Oct 16, 2012, 11:50 AM EST
The latest PR disaster for the NHL – as if yet another work stoppage wasn’t tarnishing its image enough – came Monday when it was revealed by Deadspin that a focus group had been commissioned by the league to gauge fan reaction to various lockout-related issues.
The focus group – led by well-known political consultant and Republican strategist Frank Luntz – asked participants to, among other things, read lists of statements and answer which ones made them feel most negative about the owners, or which ones were the most persuasive in justifying the lockout, or which ones were most disappointing about the lockout.
The intent of the focus group was obvious: The NHL wanted to know the best way to sell the lockout to the fans.
Deputy commissioner Bill Daly confirmed to sportsnet.ca that the league regularly does “polling and focus groups on issues impacting the league, as do other sports leagues. It’s part of our normal business practices.”
But most will argue there’s a difference between assembling a focus group for marketing purposes (e.g, “What do you like most about the NHL playoffs?”) and PR purposes.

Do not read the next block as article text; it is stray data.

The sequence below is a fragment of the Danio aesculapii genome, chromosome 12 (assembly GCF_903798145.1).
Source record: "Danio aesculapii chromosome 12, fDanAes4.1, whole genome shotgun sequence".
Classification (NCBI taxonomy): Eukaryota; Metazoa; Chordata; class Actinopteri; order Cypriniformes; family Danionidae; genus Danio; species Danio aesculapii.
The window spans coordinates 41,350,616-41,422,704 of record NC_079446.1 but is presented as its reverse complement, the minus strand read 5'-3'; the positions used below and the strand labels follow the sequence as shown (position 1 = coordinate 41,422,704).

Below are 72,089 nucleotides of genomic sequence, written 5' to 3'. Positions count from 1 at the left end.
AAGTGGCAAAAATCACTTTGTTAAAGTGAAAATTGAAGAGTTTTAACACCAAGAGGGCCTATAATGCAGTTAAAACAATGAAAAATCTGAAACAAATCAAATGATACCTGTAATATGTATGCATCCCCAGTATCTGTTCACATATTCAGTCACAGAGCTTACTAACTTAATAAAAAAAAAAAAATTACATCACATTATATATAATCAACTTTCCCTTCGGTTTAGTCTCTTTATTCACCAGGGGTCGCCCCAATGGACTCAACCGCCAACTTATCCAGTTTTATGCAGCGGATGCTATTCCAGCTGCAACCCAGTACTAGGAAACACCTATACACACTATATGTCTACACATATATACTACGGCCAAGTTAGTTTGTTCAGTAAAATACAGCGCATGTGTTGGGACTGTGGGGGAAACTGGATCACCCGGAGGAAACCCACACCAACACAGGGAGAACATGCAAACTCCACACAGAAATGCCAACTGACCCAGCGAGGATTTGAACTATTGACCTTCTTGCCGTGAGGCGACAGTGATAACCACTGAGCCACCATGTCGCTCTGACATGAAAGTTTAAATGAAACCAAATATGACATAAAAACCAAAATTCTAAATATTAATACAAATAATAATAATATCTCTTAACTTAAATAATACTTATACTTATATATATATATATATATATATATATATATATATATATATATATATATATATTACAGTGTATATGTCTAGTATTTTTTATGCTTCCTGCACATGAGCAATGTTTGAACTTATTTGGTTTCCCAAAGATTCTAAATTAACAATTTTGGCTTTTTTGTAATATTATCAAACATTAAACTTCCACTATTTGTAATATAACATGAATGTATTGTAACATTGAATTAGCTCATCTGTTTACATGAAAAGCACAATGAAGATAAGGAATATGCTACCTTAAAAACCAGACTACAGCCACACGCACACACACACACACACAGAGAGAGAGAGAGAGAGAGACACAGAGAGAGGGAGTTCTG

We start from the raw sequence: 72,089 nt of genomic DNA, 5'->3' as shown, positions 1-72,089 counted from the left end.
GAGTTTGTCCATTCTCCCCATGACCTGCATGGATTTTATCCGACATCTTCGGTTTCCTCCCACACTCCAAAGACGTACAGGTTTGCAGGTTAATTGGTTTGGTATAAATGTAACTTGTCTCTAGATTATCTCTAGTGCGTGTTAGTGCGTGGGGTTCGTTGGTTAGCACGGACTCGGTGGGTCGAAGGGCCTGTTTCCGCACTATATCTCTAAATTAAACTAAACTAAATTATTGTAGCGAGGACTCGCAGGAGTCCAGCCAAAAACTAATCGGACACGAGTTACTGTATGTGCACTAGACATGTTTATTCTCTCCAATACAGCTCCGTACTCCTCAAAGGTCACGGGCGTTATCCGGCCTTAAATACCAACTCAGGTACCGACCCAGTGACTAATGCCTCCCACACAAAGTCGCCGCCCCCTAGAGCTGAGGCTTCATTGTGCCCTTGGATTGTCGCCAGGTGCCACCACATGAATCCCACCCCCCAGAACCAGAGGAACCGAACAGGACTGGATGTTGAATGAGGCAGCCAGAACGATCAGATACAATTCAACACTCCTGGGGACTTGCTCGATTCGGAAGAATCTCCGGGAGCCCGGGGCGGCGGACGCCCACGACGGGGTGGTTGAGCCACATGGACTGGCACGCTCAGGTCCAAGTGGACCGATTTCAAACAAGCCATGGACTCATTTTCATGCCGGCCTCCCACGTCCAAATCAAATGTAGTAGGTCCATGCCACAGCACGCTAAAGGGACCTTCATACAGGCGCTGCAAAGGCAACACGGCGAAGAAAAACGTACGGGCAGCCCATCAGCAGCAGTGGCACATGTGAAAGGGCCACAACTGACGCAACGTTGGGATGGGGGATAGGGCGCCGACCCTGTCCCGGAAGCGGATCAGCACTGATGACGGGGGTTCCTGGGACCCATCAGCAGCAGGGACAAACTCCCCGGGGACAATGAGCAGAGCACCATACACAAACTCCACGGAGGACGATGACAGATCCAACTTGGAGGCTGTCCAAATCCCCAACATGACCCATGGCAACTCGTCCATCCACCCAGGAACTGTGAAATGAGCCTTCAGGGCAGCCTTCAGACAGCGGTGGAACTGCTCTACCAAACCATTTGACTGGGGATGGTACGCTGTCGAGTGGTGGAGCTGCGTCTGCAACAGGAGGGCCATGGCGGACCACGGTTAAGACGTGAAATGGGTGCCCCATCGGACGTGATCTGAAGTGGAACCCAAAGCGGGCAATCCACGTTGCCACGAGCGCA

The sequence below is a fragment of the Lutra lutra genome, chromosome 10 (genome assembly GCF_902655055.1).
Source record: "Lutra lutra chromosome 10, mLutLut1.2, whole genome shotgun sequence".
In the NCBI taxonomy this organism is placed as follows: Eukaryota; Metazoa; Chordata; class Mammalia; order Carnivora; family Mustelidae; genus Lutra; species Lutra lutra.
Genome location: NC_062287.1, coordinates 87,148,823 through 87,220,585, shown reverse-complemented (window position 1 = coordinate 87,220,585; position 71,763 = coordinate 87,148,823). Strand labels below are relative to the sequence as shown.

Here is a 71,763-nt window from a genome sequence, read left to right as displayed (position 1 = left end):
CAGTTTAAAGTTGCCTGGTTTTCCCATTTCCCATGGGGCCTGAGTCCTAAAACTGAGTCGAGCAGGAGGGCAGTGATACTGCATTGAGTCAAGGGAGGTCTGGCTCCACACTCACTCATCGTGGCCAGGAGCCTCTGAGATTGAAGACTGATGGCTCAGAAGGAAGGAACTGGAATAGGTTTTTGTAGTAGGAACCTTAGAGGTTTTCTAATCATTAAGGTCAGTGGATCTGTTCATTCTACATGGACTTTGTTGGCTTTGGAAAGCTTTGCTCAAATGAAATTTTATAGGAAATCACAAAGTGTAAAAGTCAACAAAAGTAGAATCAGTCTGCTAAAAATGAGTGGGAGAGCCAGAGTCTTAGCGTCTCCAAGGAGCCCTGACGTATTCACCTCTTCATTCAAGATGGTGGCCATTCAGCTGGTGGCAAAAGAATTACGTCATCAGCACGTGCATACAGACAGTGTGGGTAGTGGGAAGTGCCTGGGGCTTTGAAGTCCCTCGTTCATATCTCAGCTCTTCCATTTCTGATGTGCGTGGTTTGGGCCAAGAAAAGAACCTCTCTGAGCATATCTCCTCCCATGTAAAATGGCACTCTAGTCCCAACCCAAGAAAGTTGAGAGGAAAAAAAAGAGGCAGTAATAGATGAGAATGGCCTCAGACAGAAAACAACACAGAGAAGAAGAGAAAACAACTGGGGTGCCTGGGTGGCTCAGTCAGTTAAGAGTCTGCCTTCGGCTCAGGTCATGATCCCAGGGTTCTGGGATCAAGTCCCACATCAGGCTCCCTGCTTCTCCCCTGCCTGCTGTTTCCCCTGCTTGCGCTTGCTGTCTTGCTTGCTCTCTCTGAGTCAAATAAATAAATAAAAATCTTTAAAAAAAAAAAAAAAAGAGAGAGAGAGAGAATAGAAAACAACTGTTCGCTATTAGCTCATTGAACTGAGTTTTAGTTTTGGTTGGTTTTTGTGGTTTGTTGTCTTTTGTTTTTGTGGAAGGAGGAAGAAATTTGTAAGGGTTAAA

And while some have tried to justify the league’s use of focus groups, even in this particular case, the overwhelming reaction to the Deadspin story has been negative.
The question is, has it been negative enough to soften the league’s position against the NHLPA and, in turn, help resolve the lockout?
We ask in large part due to the NFL’s experience during its recent referees lockout. In that case, a badly blown call by the replacement officials on Monday Night Football was considered to have embarrassed the league to the point it had no choice but to bring back the regular refs.
Not to suggest NHL commissioner Gary Bettman is taking as much flak for the Deadspin story as NFL commissioner Roger Goodell took for the replacement officials. The blown call in the Monday Night Football game was international news.
Bettman is used to the criticism and he knows it’s part of the job, but at some point enough has to become enough.
Whether we’re at the tipping point yet, or even close to it, is still to be seen.
The NHL and NHLPA are meeting today in Toronto.
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